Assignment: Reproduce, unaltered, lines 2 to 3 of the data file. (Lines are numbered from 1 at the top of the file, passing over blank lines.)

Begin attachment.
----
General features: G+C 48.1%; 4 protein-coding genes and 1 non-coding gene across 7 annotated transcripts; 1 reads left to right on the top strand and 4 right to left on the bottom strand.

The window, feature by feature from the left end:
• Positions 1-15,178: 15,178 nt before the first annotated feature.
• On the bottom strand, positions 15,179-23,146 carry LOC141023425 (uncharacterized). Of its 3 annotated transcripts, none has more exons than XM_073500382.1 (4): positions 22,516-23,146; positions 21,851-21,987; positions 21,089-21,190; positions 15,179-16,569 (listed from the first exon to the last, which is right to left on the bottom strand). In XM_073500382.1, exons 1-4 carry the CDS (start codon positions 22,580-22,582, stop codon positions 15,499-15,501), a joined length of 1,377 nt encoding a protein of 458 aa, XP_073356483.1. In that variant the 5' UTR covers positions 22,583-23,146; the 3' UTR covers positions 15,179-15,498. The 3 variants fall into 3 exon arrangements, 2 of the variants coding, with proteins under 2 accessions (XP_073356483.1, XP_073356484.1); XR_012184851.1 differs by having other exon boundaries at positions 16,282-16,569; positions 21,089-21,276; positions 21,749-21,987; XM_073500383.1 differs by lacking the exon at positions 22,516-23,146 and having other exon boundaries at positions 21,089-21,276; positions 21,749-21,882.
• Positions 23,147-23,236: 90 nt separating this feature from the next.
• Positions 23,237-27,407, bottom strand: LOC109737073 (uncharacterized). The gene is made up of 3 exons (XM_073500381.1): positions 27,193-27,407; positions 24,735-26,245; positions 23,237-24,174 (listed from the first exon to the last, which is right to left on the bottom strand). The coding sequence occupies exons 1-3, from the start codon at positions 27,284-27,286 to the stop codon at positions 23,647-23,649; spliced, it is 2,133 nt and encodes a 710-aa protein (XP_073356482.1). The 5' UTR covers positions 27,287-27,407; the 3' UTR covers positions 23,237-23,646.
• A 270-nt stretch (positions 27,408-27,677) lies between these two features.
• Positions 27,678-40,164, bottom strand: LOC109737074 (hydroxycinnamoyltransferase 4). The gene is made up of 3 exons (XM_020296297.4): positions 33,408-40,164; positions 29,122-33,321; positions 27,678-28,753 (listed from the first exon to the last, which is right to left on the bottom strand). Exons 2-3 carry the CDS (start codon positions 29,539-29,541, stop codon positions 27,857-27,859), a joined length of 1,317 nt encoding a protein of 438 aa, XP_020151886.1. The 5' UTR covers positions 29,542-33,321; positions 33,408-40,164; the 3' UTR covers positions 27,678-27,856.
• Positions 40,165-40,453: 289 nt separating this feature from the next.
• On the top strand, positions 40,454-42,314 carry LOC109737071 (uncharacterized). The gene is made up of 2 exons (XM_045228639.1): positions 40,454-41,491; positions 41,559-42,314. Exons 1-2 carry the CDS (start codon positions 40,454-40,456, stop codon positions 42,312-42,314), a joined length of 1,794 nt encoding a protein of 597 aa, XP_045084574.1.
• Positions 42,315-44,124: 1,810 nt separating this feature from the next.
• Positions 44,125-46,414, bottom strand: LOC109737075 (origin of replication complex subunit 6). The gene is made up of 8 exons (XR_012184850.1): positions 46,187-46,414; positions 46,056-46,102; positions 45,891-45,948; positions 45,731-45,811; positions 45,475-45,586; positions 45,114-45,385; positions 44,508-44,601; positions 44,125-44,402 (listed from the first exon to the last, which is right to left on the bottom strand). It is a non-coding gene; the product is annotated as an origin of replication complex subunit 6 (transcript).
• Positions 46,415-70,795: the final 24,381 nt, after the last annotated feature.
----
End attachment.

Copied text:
The window, feature by feature from the left end:
• Positions 1-15,178: 15,178 nt before the first annotated feature.